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No (Valuable) Copyright In Seismic Exploration Data?: “You Take The Risks And Costs, We’ll Take The Data?”

Imagine that you create a unique work of art. Surely, that work cannot simply be taken from you, copied, and given to others! It must get some sort of protection in our laws — like a copyright — right?

Think again — at least, if you invested your talents, energy, and materials into seismic exploration. That is the effect of the Alberta Court of Appeal’s new case in Geophysical Service Incorporated v. Encana Corporation (2017 ABCA 125).

Seismic data is invaluable for oil and gas exploration and development in Canada. This data, obtained by recording the results of sonic resonance reflected back from the subsurface geology, helps determine the make-up of that geology and in turn whether or not valuable minerals are present.

Background to this seismic shift

In the Geophysical Services Incorporated (GIS) case, GIS spent approximately $400 million developing a database of valuable non-exclusive (or speculative) seismic data. It was costly, risky, and complex work to develop these assets.

Within the oil and gas and exploration industry, it is known that seismic data is highly confidential. Access is restricted, and it is only shared for a fee, with strings attached. Copying and transfer are prohibited.

The provincial and federal legislation in Canada requires seismic exploration companies to obtain approvals from the National Energy Board (NEB) and other regulators, in order to access the lands and ocean areas to survey for data.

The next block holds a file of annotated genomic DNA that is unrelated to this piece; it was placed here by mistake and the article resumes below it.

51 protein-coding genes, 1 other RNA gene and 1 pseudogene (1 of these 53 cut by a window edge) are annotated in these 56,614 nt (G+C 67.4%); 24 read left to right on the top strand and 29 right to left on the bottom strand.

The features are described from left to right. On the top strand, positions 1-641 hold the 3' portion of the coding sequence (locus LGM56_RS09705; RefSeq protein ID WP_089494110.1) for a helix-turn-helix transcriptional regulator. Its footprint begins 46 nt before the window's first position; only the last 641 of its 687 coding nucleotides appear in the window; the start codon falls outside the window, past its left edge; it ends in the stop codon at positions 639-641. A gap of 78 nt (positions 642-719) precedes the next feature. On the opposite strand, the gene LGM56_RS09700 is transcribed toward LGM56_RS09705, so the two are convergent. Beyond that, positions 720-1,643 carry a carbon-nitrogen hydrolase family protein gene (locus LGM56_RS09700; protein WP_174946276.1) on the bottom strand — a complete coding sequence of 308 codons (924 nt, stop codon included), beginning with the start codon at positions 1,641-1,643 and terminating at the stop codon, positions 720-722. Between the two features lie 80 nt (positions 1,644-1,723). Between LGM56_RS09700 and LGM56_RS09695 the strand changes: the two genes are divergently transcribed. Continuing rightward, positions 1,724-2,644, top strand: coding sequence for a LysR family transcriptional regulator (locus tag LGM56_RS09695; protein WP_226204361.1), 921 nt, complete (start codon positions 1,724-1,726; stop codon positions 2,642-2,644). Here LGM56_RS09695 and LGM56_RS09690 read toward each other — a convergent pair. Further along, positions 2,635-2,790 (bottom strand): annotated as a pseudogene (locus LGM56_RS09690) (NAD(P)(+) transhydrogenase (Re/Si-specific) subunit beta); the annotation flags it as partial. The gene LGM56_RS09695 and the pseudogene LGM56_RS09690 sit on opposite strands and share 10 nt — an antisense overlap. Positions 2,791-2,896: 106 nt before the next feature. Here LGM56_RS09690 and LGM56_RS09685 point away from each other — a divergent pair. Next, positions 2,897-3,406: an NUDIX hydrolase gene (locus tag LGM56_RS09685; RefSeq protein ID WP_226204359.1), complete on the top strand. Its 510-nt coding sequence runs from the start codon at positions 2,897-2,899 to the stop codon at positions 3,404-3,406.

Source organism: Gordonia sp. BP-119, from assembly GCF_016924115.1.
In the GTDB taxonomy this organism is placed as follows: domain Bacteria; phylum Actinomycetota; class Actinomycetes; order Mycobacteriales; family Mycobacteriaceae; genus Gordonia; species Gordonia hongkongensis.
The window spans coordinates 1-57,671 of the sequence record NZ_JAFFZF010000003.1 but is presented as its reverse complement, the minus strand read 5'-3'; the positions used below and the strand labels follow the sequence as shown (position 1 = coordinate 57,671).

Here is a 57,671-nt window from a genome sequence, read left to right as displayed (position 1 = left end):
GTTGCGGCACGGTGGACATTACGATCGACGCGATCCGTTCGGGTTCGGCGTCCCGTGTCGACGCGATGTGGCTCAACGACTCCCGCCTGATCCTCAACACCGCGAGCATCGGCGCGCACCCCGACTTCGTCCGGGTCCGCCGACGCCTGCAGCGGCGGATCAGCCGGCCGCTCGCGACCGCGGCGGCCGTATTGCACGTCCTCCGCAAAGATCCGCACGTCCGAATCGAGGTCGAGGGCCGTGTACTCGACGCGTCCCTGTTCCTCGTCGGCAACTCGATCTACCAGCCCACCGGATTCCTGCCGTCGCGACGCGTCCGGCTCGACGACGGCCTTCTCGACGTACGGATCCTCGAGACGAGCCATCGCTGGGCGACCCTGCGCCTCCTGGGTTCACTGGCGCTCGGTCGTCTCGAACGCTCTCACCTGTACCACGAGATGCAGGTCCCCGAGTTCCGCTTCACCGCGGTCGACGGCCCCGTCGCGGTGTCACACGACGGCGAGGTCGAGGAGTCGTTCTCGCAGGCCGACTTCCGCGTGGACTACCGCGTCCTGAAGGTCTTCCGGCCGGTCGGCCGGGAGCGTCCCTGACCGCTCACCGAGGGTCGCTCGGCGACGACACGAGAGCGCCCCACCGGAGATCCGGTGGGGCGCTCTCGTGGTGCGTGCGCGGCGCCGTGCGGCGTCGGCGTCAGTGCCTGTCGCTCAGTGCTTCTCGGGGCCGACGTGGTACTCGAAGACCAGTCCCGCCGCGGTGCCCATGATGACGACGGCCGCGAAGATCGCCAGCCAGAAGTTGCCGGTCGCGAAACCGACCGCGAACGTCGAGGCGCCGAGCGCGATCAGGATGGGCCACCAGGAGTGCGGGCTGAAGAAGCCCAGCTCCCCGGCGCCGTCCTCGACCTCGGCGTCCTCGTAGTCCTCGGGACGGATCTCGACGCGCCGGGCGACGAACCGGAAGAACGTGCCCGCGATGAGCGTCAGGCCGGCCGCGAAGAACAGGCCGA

In exchange, surveyors like GIS receive a “privilege period” during which the surveyor has an exclusive right to control the data (not completely unlike a trademark or other intellectual property).

After this privilege period expires, third parties are permitted to copy the data. There is no requirement that the recipient pay the seismic company a fee for that right.

Shots fired: GIS’ legal claims & lower court rulings

In the GIS v. Encana case, GIS sued Encana, the NEB, Public Works, and other regulators, as well as numerous companies who obtained copies and even the copying companies, for what GIS termed a breach of its “copyright” in the seismic data.

GIS claimed that the legislation only allows viewing of the data, not copying (or release) of it, without paying GIS’ fees. GIS added claims of “conversion” (theft), breach of confidence (taking confidential information), and contractual interference.

The lower court (Alberta Court of Queen’s Bench) found that the legislation and regulatory scheme overrode GIS’ copyright, and permitted the disclosure of “confidential” information it claimed occurred. It also found that copyright can exist in the data, and receive protection from the Copyright Act.

So, doesn’t that mean they can protect it from release? Yes, but, there is a significant caveat.

The lower court dismissed GIS’ claims because, while the data could conceivably have a copyright, GIS traded that 50 year copyright for the shorter “privilege,” in the seismic surveying legislation and regulations.

The Court of Appeal weighs in

The Court of Appeal re-examined GIS’ claim, which on appeal GIS cast also as a case of “confiscation without compensation,” of its copyright data.